European Journal of Philosophy 28 (1):142-163 (2020)

Christopher Ranalli
VU University Amsterdam
An epistemologist tells you that knowledge is more than justified true belief. You trust them and thus come to believe this on the basis of their testimony. Did you thereby come to know that this view is correct? Intuitively, there is something intellectually wrong with forming philosophical beliefs on the basis of testimony, and yet it's hard to see why philosophy should be significantly epistemically different from other areas of inquiry in a way that would fully prohibit belief by testimony. This, I argue, is the puzzle of philosophical testimony. In this paper, I explore the puzzle of philosophical testimony and its ramifications. In particular, I examine the case for pessimism about philosophical testimony—the thesis that philosophical belief on the basis of testimony is impossible or is in some way illegitimate—and I argue that it lacks adequate support. I then consider whether the source of the apparent intellectual wrongness of testimonial‐based philosophical belief is grounded in non‐epistemic norms and goals of philosophical practice itself and argue that such norms are implausible, don't conflict with testimonial‐based philosophical belief, or else are mere disciplinary norms, lacking substantial normative force that would make it wrong to form testimonial‐based philosophical belief.
Keywords Philosophical testimony  Intellectual autonomy  Philosophical disagreement  Unusability  Disciplinary norms
Categories (categorize this paper)
DOI 10.1111/ejop.12449
Edit this record
Mark as duplicate
Export citation
Find it on Scholar
Request removal from index
Revision history

Download options

Our Archive

Upload a copy of this paper     Check publisher's policy     Papers currently archived: 50,488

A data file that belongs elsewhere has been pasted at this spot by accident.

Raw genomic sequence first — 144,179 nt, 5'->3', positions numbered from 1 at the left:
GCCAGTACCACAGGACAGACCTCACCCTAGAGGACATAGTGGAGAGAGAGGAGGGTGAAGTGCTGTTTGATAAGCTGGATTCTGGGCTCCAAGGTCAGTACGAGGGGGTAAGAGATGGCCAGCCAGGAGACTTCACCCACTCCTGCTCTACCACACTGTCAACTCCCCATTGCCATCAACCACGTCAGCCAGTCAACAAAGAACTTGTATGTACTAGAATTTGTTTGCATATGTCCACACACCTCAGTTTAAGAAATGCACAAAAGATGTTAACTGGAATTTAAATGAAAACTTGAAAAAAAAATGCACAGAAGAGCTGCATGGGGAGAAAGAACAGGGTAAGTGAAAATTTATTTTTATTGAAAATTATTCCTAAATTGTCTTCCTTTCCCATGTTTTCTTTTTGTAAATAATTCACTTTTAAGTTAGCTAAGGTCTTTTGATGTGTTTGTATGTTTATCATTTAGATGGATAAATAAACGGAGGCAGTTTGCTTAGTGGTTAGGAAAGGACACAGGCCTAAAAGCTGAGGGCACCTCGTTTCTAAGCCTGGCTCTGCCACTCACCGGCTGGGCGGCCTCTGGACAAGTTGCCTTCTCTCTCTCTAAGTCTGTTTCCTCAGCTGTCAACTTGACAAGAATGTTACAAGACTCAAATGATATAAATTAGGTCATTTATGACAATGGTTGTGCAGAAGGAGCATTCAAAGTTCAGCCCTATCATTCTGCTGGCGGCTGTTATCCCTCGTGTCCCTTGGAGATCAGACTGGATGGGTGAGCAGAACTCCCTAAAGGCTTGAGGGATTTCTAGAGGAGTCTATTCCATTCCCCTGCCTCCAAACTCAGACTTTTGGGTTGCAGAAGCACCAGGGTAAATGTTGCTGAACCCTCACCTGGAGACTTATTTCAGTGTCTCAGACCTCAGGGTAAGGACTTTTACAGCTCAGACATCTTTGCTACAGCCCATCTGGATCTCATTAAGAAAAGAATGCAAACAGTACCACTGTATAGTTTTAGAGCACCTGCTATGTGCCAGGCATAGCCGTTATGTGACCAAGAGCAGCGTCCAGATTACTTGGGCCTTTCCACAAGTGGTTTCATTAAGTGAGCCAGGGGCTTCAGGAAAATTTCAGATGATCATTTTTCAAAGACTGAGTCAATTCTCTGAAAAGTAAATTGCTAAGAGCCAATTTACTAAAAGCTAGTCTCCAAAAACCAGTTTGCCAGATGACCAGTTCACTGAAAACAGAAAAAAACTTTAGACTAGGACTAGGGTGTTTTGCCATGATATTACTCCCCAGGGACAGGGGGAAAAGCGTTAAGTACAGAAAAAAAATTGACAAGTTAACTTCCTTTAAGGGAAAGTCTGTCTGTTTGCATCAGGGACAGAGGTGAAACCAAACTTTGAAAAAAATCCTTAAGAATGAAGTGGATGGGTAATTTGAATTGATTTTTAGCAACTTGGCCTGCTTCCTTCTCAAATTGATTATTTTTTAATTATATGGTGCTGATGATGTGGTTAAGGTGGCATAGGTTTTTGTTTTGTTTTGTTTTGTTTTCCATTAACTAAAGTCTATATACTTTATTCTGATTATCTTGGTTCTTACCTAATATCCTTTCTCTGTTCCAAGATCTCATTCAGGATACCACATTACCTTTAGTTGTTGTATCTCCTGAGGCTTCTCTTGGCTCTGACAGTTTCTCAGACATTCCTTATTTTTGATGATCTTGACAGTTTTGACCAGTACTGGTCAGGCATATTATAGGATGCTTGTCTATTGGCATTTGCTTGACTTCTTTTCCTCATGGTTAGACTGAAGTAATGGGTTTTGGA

Through your library

References found in this work BETA

What Do Philosophers Believe?David Bourget & David J. Chalmers - 2014 - Philosophical Studies 170 (3):465-500.
Understanding Why.Alison Hills - 2015 - Noûs 49 (2):661-688.
In Defense of Moral Testimony.Paulina Sliwa - 2012 - Philosophical Studies 158 (2):175-195.
Knowledge, Understanding and Epistemic Value.Duncan Pritchard - 2009 - Royal Institute of Philosophy Supplement 64:19-43.

View all 33 references / Add more references

Citations of this work BETA

No citations found.

Add more citations

Similar books and articles

The Puzzle of Philosophical Testimony.Christopher Ranalli - forthcoming - European Journal of Philosophy.
Testimony and Grammatical Evidentials.Peter Van Elswyk - forthcoming - In Miranda Fricker, Peter Graham, David Henderson, Nikolaj Jang Lee Linding Pedersen & Jeremy Wyatt (eds.), The Routledge Handbook of Social Epistemology. Routledge.
The Nature of Testimony.Jennifer Lackey - 2006 - Pacific Philosophical Quarterly 87 (2):177–197.
Reverse Engineering Epistemic Evaluations.Sinan Dogramaci - 2012 - Philosophy and Phenomenological Research 84 (3):513-530.
Circular Testimony.Stephen Wright - 2016 - Philosophical Studies 173 (8):2029-2048.
The Non-Remedial Value of Dependence on Moral Testimony.Paddy McShane - 2018 - Philosophical Studies 175 (3):629-647.
Augustine on Testimony.Peter King & Nathan Ballantyne - 2009 - Canadian Journal of Philosophy 39 (2):pp. 195-214.
Donnellan on a Puzzle About Belief.Graeme Forbes - 1994 - Philosophical Studies 73 (2-3):169 - 180.
Testimony, Knowledge, and Epistemic Goals.Steven L. Reynolds - 2002 - Philosophical Studies 110 (2):139 - 161.
Dogmatism Repuzzled.Assaf Sharon & Levi Spectre - 2010 - Philosophical Studies 148 (2):307 - 321.


Added to PP index

Total views
31 ( #310,754 of 2,326,739 )

Recent downloads (6 months)
13 ( #46,176 of 2,326,739 )

How can I increase my downloads?


My notes